Should I Get My IB Exam Regraded, or Should I Retake It?

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International Baccalaureate (IB) students often find themselves wrestling with the question of whether to seek a regrade of their exams or to retake them altogether. To guide your decision-making process, I’ve developed a systematic, five-step approach. Before diving in, it’s essential to note that this method is based on my personal experience and carries no guarantee of success. Your individual results may vary, and I accept no liability for the outcomes following this advice.

Step 1: Identify Your Goal Score

The very first step in your decision-making process should be to find out the score you need to get into your desired tertiary institution. This is a critical factor as it sets your benchmark. If you already meet the required score criteria with a comfortable margin, ask yourself whether the risk of seeking a regrade or retaking the exam is necessary. Remember, the ultimate goal is not just to achieve the highest score possible but to gain admission to the institution you aspire to attend.

Step 2: Research Previous Year’s Grade Boundaries

The next step is to review the grade boundaries and equivalent marks required for particular grades from the previous year. For instance, if you’re an IB student from May 2023, you should look back at the May 2022 grade boundaries. Take detailed notes, noting especially the scores required for the grades you’re aiming at. This historical data can provide you with a useful comparison point for your own performance.

Step 3: Conduct a Self-Analysis

This step requires some reflection and brutal honesty. Recall each of the papers you wrote, section by section, and assign yourself the harshest grade possible. Don’t be lenient on yourself; your goal is to provide the most accurate self-assessment. Once you’ve done this, categorise your self-assigned grades within the grade boundaries from the previous year.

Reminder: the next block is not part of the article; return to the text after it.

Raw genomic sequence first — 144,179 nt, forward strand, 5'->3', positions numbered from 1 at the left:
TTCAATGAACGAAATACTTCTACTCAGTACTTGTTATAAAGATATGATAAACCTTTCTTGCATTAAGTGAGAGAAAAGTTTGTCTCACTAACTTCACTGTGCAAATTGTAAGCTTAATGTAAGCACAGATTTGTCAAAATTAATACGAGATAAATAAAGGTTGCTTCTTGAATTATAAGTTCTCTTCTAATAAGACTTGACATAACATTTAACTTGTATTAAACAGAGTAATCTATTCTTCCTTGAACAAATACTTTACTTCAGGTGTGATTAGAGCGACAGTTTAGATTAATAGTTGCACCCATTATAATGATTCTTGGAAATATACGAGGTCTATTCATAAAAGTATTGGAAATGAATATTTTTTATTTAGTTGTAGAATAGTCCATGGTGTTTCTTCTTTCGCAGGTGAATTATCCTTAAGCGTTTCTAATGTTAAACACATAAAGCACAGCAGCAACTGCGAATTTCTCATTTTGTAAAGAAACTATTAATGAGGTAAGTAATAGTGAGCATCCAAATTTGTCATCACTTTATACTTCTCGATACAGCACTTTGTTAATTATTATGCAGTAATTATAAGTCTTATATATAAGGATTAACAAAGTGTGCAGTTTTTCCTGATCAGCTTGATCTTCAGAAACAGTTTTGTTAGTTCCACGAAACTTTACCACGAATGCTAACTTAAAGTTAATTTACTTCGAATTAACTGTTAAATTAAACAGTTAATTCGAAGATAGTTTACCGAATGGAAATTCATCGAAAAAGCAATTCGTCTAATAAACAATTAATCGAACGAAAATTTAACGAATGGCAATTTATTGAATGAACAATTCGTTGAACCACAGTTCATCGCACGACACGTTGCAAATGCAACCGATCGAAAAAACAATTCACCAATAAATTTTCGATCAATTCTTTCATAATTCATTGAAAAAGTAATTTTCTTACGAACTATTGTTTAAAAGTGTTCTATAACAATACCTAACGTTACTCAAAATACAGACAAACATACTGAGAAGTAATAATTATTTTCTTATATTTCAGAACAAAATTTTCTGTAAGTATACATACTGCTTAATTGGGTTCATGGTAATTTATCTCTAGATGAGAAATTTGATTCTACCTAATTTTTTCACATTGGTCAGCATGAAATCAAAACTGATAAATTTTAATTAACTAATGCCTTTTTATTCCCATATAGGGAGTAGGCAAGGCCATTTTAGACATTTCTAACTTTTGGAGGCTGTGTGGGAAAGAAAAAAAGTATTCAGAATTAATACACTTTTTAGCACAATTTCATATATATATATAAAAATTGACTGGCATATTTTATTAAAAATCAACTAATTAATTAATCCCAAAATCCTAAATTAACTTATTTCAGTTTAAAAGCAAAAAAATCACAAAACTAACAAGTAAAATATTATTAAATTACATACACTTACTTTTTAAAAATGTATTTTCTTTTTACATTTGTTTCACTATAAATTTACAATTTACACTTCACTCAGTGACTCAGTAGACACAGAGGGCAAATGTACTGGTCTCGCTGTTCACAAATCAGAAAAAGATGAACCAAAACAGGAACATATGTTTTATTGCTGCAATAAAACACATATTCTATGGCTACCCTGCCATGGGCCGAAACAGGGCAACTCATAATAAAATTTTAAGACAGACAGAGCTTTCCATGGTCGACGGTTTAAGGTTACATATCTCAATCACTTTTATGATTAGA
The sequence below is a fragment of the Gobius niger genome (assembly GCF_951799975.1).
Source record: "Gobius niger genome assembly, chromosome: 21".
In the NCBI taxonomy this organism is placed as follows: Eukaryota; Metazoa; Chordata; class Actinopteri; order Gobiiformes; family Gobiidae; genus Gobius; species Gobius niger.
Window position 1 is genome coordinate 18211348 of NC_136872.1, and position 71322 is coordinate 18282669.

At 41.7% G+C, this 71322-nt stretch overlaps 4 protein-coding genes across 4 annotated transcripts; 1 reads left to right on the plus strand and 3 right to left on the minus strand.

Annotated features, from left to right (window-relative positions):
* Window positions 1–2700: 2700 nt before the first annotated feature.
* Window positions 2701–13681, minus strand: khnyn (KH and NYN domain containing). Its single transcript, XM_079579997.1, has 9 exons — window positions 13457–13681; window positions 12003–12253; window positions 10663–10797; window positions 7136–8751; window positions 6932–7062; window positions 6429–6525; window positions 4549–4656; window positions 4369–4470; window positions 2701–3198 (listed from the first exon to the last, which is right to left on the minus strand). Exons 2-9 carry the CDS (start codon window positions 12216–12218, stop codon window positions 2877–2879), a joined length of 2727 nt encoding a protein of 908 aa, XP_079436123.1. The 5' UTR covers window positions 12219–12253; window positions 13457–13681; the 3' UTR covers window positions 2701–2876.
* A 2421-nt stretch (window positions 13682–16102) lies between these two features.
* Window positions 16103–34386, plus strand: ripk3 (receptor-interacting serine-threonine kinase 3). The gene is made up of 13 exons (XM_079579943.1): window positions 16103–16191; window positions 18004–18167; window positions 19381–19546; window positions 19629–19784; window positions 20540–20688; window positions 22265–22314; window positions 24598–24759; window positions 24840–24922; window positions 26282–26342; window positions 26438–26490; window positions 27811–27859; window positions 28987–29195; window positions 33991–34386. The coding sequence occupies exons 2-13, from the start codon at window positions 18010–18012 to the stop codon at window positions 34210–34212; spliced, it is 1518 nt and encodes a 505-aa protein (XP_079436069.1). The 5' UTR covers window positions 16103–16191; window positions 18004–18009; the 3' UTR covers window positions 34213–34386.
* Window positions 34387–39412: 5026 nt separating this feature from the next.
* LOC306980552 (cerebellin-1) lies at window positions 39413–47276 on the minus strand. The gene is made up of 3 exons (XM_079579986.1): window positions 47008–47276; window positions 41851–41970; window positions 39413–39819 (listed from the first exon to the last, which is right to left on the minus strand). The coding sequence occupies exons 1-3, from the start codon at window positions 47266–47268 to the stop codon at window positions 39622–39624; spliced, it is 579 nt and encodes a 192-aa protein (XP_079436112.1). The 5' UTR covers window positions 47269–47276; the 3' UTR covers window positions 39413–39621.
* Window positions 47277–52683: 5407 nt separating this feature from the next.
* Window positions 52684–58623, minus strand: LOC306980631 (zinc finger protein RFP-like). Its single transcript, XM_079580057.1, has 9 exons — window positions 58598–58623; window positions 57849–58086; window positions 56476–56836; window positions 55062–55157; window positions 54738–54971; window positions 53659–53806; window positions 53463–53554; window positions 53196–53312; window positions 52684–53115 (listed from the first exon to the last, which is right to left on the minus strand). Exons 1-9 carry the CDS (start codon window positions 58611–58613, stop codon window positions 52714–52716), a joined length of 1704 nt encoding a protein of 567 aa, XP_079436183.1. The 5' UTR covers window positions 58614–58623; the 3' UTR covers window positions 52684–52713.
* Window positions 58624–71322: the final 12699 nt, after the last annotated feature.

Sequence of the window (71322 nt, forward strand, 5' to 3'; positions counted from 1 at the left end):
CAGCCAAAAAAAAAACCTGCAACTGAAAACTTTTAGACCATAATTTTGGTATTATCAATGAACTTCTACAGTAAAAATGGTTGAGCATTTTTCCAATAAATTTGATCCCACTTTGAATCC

Step 4: Consult with Your IB Co-ordinator

Armed with your notes and self-assessment from the first three steps, schedule a meeting with your IB co-ordinator. Discuss how your “predicted” grades per paper compare with your actual grades. The insights from this discussion can be pivotal, as your coordinator has extensive experience with the grading process and can provide valuable advice.

Step 5: Calculate and Compare

Now that you have a direct comparison between your actual score, the upper grade boundary, and your predicted score, calculate the differences. The following four formulas can guide your decision on whether to request a regrade or retake the exam:

i. If your actual score is higher than your predicted score, and you’re at most 4% off the upper grade boundary, seeking a regrade can be quite risky. Do it only if you really need the point.

ii. If your predicted score is higher than your actual score, and you’re at most 4% off the upper grade boundary, getting a regrade is not very risky, and it is recommended to go for it.

iii. If your actual score is higher than your predicted score, and you are not 4% off the upper grade boundary, attempting a regrade is too risky. It’s better not to pursue it.

iv. If your predicted score is higher than your actual score, and you are not 4% off the upper grade boundary, you should recalculate your predicted score. If you’re certain about your prediction and need the point, proceed with the regrade.

If you find that you’re more than 2 points away from the score you need for your desired institution, and a regrade doesn’t seem worth the risk in any subject, consider retaking the exam. This might provide you with the best opportunity to achieve the score you need.

Remember, this method is a guiding tool and not a foolproof strategy. Your individual circumstances, preparation level, and tolerance for risk can greatly influence your ultimate decision. There are many pathways to success in the IB, and a less than ideal score on a single exam doesn’t define your potential or limit your opportunities. So take a deep breath, carefully evaluate your options, and make the decision that feels right for you. You’ve got this! :)

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